Equipped with sensors and a camera, the device is tasked with inspecting the health of plants and recording the impact of animals on their habitat.
If you find yourself wandering the forests outside of Pisa, Italy, and come across a vivid red, four-legged, headless creature scurrying through the undergrowth, rest assured there is no need to be alarmed.
The creature is in fact a four-legged robot carrying out an important task - helping Pisa University researchers quantify and measure the conservation status of the region's forests.
Using its sensors and camera, the bot has been programmed to inspect plant life and ascertain whether it is healthy or not.
After two hours of walking and inspecting, it automatically returns to base for a battery swap.
"It can be pre-programmed, but of course it has a certain level of autonomy and it can decide for itself," said Manolo Garabini, professor at the University of Pisa and head of the Natural Intelligence project.
His colleague Franco Angelini says the robot has the added benefit of being able to move freely in the environment.
“It reproduces the human locomotion system, and in general the animal locomotion system, so he (the robot) is very agile and he is also able to walk over really irregular and rough terrain," he said.
All the data received by the natural intelligence project team is passed on to other departments and botanists to be carefully examined. It is then made available to colleagues all over Europe.
But the robot’s conservation monitoring is not limited to flora. The device is also adept at monitoring possible damage caused by other species in an environment, particularly species that are non-native to a given habitat.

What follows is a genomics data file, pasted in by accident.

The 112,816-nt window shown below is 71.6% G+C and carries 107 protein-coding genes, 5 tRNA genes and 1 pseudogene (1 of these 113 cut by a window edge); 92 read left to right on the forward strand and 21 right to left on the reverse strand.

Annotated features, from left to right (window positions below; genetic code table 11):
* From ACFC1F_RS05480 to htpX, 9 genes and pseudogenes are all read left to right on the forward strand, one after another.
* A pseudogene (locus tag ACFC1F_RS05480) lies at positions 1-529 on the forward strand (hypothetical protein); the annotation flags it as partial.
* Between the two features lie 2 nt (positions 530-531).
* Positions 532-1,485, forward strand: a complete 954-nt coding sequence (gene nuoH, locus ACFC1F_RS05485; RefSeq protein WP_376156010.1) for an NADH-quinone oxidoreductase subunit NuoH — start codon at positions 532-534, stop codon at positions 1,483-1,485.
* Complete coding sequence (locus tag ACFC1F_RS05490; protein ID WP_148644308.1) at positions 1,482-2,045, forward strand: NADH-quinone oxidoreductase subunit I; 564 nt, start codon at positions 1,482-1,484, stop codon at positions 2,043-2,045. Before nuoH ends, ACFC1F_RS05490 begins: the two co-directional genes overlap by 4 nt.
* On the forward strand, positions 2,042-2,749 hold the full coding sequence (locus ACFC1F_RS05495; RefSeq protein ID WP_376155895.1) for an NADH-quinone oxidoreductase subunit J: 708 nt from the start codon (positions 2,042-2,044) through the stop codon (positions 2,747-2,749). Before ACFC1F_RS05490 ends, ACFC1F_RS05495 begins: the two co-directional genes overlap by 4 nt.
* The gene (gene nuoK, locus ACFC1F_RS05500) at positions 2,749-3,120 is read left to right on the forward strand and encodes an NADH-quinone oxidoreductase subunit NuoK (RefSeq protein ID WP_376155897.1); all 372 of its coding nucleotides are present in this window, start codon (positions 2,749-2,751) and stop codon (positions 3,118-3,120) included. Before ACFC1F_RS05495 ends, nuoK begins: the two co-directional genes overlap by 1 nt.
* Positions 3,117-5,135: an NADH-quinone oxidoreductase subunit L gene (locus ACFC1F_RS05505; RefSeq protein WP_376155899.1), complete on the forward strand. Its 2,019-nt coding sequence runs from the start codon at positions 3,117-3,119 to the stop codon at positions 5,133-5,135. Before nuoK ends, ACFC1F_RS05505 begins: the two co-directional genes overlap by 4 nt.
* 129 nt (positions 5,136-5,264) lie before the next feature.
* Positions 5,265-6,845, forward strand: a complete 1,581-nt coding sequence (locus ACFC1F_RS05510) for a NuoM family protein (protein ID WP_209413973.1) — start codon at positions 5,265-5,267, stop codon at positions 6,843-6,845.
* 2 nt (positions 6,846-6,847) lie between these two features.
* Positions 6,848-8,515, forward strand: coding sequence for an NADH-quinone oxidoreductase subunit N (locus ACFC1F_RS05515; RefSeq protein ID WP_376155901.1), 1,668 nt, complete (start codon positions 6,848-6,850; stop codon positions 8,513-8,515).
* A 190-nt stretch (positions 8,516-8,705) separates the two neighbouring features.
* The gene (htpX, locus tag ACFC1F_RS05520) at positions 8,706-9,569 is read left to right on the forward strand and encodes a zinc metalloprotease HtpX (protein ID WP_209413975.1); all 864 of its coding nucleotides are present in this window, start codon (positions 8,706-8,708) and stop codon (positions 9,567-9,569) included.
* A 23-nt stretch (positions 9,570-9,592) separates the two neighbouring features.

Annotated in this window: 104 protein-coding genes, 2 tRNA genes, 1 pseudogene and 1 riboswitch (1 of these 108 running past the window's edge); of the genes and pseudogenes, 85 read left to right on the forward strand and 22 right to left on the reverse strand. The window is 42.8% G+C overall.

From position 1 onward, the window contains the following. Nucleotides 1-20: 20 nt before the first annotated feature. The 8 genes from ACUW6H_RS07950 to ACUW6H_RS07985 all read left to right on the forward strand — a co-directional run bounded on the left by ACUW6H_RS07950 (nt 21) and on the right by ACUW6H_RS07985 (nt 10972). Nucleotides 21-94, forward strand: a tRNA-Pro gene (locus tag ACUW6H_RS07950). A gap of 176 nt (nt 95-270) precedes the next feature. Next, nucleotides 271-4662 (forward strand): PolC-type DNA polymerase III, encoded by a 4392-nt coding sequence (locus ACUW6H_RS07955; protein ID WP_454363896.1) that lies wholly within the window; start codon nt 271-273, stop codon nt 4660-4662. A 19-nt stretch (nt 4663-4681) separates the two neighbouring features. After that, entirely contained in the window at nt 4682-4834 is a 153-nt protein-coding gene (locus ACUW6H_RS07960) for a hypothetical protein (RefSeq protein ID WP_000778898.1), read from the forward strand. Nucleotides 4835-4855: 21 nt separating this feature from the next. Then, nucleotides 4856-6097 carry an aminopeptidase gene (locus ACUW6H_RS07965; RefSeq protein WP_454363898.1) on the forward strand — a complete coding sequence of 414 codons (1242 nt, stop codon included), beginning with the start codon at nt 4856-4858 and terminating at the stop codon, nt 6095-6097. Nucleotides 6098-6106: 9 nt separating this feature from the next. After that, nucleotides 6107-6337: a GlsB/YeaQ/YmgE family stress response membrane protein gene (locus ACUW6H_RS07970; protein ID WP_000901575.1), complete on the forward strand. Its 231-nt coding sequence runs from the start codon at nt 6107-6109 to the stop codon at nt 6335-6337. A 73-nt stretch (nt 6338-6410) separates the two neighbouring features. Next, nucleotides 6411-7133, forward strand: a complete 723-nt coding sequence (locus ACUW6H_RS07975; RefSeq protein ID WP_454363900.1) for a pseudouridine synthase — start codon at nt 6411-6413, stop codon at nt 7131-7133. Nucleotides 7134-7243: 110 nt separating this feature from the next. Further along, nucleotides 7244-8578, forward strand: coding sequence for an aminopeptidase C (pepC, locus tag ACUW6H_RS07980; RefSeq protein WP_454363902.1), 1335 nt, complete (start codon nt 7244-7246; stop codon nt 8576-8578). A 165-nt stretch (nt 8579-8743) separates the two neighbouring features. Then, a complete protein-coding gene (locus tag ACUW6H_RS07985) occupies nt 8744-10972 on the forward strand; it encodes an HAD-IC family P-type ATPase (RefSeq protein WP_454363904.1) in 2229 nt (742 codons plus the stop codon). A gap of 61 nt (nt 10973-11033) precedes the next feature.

"For example wild boars can ruin the terrain, can ruin the ground and prevent the proper growth of new small plants, and this of course, in the long term, can definitely damage a given habitat," said Garabini.
Robots are used both on land and at sea, where access can be even trickier for human scientists.
"I would like to emphasise the monitoring of underwater marine habitats, using these robots which can dive to a depth of more that 1,000 metres in order to map out the seabed so much so that we are able to reconstruct the bed in a 3D model," said Maria Siclari, director-general of the Italian National Institute for Environmental Protection and Research (ISPRA) .
Once the robot has completed its task at San Rossore, near Pisa, it will head to the Italian Alps, a completely different environment, to record more important environmental data.
On Tuesday (July 26), ISPRA announced that land consumption in Italy had reached an average of two square metres per second - a 10-year high.
In total, Italy has lost 1,153 square kilometres of natural habitat between 2006 and 2021.
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